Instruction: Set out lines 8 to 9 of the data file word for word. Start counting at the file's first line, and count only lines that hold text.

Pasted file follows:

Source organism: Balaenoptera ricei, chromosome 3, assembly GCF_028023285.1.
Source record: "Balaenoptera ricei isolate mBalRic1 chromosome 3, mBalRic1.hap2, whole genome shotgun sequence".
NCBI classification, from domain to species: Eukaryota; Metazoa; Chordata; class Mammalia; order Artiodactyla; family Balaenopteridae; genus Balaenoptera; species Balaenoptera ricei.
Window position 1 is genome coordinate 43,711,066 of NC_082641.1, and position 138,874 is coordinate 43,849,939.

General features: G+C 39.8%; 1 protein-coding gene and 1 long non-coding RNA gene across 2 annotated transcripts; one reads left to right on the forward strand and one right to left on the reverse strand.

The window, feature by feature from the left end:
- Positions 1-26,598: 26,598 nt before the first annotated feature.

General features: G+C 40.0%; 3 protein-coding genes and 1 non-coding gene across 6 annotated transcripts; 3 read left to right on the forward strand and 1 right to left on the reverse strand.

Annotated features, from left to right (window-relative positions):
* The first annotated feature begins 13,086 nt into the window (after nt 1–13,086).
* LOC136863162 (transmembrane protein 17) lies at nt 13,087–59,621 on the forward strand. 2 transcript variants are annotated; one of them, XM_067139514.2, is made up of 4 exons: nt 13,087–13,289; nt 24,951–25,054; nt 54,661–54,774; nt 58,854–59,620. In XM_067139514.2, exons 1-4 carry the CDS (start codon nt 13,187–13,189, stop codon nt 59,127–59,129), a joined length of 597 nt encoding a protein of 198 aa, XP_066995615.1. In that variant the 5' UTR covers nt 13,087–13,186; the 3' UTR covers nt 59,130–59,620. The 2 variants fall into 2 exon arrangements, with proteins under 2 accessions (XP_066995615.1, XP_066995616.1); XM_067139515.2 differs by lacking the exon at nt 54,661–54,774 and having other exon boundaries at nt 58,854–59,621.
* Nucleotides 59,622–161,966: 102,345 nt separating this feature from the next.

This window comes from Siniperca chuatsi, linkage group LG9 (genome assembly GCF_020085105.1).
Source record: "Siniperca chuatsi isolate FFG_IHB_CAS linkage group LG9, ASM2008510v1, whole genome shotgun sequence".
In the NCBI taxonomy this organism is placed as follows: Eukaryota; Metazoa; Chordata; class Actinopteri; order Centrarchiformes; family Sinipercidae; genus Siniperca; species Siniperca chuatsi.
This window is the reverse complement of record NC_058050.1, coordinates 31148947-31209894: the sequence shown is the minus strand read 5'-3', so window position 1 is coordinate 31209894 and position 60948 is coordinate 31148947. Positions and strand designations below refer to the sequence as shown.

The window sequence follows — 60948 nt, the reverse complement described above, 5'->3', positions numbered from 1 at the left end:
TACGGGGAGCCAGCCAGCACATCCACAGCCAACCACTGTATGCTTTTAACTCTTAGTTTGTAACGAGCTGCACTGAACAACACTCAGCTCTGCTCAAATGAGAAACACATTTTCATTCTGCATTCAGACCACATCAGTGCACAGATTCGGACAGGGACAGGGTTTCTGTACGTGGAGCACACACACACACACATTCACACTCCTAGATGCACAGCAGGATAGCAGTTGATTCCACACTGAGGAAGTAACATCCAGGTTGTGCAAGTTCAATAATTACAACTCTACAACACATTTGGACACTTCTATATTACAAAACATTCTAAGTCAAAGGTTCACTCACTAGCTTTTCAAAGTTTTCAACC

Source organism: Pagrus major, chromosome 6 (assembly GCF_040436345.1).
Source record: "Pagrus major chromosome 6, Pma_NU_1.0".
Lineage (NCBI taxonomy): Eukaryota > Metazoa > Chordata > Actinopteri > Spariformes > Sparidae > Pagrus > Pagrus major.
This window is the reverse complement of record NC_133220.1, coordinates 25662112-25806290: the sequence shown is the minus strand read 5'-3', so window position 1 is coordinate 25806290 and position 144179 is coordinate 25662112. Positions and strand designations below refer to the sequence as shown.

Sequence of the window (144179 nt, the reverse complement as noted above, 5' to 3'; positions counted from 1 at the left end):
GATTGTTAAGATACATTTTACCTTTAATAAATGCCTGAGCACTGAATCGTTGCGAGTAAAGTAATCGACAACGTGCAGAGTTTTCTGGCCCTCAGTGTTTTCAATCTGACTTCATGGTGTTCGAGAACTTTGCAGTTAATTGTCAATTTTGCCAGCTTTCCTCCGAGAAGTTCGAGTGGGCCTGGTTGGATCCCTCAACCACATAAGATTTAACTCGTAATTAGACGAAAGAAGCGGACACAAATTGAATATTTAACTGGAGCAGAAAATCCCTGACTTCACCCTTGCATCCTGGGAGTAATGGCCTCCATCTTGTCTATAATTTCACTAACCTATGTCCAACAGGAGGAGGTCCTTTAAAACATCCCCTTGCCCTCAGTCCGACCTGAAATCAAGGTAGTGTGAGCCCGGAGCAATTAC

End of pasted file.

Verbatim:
General features: G+C 40.0%; 3 protein-coding genes and 1 non-coding gene across 6 annotated transcripts; 3 read left to right on the forward strand and 1 right to left on the reverse strand.

Annotated features, from left to right (window-relative positions):